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Cortez Bay, Cortez Island, British Columbia

Dec 25, 2000
Hunter Passage 42 Shelter Bay, WA
A few years ago during one of our two month cruises into BC, our flotilla consisting of Bob's Cal T2 Mariposa, John's Freedom 32 Freihet II, Colin's 34 Pacific Seacraft Wassail and our boat Belle-Vie were doing a circumnavigation of Cortez Island just for kicks. Cortez Bay is a notoriously poor anchorage consisting of a thin layer of mud over hard shale, but we made it one of our stopping points along the way.

Cortez Bay is good sized with water in the 20-25 feet range. The north side has a good sized dock for a Royal Vancouver Yacht Club out station and the south side the beginnings of a Seattle Yacht Club out station. We arrived in a gusty blow that remained throughout the night. We all set our anchors and headed over to Colin's boat, each in our dinghy, to begin the flotilla's skippers night ritual...beer, wine, finger food followed by a dinner. We usually rotated between boats each night.

We were just settling into our after sail frivolity, when I poked my head up to do a boat check for the third time. Gusts were coming pretty hard and I just wanted to make sure Belle-Vie was holding. Well, she must have decided that it was time to pay the Royal Vancouver Yacht Club out station a visit. She must have been drawn to all of the boats gathered there for a rendezvous.

When I poked my head up this time she was doing maybe a half knot. So much for a good set. I made a mad dash for the dinghy and rowed like crazy the 200 feet over to Belle-Vie, made it aboard and managed to get the engine going as we were coming upon the other boats. Whew! Just in time before things got really serious.

This time I went further out in the bay, put what I felt was a good set on the anchor, then decided to stay on board for the night. I let out about 250 feet of rode, which should have been plenty, under the circumstances. Well the next morning the Bay was quiet, but in checking my landmarks determined that Belle-Vie had moved maybe 100 feet during the night. Our Danforth just would not bite into that hard shale. No harm no foul.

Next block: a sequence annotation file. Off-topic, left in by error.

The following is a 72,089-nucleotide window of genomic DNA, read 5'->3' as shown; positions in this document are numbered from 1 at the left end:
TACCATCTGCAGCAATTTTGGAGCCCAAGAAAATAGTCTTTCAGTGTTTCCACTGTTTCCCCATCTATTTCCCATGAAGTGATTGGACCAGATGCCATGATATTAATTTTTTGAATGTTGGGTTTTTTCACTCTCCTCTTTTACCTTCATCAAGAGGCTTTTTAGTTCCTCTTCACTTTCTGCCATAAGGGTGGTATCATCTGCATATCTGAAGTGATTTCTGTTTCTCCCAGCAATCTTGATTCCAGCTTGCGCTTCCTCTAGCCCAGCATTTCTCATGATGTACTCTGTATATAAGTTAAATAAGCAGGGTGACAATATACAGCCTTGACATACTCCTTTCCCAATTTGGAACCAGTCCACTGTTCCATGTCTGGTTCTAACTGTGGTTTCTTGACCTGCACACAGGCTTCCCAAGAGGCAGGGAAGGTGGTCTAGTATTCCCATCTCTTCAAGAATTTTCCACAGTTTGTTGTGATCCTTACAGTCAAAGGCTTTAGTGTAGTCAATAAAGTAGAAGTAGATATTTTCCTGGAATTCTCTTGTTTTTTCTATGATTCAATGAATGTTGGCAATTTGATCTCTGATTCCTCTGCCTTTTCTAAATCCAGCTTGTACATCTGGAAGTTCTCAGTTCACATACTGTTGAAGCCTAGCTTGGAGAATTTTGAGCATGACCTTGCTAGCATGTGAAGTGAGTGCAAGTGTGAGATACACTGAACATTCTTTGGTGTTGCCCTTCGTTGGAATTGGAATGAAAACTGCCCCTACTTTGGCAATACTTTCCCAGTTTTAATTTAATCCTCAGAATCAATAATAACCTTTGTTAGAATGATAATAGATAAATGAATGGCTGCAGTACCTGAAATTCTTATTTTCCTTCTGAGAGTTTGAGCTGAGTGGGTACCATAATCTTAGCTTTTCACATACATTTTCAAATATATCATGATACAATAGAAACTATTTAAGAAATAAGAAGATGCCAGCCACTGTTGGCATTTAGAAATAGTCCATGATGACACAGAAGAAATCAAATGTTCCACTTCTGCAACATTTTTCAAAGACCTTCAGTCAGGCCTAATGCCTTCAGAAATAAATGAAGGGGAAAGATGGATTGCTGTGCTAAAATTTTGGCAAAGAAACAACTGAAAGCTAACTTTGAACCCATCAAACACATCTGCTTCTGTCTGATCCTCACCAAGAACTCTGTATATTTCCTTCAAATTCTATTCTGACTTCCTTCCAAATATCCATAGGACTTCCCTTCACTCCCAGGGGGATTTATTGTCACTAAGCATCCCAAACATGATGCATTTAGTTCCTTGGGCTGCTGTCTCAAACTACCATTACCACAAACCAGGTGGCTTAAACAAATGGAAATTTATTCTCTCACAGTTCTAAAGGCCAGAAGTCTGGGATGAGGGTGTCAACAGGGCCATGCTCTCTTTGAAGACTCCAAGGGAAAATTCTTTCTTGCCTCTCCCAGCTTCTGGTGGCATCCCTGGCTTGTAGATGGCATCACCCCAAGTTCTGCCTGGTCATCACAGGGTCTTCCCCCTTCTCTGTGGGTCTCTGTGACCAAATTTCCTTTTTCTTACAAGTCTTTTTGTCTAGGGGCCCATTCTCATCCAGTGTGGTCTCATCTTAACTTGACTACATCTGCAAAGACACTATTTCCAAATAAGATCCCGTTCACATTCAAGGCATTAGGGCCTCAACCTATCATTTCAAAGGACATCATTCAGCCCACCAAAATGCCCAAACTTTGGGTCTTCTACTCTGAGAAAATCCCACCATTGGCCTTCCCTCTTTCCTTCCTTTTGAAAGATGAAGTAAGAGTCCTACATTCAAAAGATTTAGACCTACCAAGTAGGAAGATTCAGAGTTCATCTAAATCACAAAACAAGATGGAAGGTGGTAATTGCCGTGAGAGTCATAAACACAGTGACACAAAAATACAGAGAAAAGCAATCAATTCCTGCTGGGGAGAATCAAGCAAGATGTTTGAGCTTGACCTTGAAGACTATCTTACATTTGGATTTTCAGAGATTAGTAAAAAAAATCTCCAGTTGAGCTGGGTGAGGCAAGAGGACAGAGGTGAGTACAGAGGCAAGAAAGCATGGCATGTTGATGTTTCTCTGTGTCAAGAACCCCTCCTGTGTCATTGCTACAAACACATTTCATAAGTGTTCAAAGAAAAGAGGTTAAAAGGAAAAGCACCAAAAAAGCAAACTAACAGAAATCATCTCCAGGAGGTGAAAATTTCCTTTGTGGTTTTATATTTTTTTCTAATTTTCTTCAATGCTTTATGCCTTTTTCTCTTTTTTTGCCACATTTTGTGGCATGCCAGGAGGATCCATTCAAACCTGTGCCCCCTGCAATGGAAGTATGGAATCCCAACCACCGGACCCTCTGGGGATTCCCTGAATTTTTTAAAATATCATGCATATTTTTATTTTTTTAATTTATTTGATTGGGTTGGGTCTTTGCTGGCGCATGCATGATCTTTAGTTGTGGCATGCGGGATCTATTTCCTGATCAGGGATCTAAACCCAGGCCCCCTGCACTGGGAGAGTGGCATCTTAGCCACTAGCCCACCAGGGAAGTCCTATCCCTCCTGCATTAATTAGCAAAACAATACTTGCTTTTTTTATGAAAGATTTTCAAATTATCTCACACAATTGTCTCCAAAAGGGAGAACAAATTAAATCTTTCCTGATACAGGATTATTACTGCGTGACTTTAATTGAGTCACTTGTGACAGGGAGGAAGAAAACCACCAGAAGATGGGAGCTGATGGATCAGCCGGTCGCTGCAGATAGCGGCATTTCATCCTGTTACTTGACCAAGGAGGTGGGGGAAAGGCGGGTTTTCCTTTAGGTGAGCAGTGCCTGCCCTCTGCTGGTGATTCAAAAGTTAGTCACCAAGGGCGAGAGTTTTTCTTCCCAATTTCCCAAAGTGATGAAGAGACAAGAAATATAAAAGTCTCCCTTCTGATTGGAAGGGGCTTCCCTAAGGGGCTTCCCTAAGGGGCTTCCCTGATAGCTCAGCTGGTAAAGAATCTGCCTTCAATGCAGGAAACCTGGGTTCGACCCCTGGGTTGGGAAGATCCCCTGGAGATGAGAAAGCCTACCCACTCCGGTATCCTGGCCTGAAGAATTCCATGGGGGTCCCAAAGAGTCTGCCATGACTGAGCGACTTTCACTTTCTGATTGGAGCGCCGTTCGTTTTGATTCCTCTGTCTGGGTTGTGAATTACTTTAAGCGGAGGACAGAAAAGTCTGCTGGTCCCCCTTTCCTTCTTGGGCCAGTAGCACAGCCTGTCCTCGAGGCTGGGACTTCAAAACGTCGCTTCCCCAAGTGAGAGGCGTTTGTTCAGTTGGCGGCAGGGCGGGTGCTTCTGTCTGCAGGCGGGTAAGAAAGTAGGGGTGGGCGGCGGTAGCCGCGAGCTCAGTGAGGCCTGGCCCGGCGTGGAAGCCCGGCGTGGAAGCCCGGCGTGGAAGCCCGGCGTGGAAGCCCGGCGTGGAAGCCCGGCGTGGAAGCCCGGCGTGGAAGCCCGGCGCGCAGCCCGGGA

Normally, in a blow the Danforth will dig deeper into the bottom, to the point that when it came time to bring it up the windlass will grind to a stop. Then I have to take another pull or two before it breaks loose. Even in a wind or tide shift it will reset itself. Just never had an issue before like this.

As our flotilla was making preparations to get under way, Bob over on Mariposa was having some trouble getting his fifteen pound Danforth up. He was getting ready to cut her loose when I offered to take his rode and let Belle-Vie give it a pull. I first tried it in reverse, but no luck. His anchor was set hard into something. So I turned Belle-Vie forward, secured his rode to a stern cleat with some slack, then motored forward.

Belle-Vie displaces 35,000 pounds and she was moving forward at maybe a knot. For a moment I thought his anchor rode was going to snap, for it was as taut as a piano string, then pop, his anchor dislodged. We still do not know what it was dug into; a log, a rock, shale.

In all the years of anchoring hundreds of times all over PNW waters that was the first and only time the 40 pound Danforth with a 20 pound kellet would not hold. I have made a few changes to our anchoring system, but still like the Danforth with the kellet. These changes include more chain and rope just in case we need it.
Jan 8, 2020
brentswain 31 31 twin keeler Easystreet Heriot Bay BC
I have had no problem holding there, but it is a blow hole in SE gales. I'd go to Refuge Cove or Squirrel Cove, if a strong SE was forecast.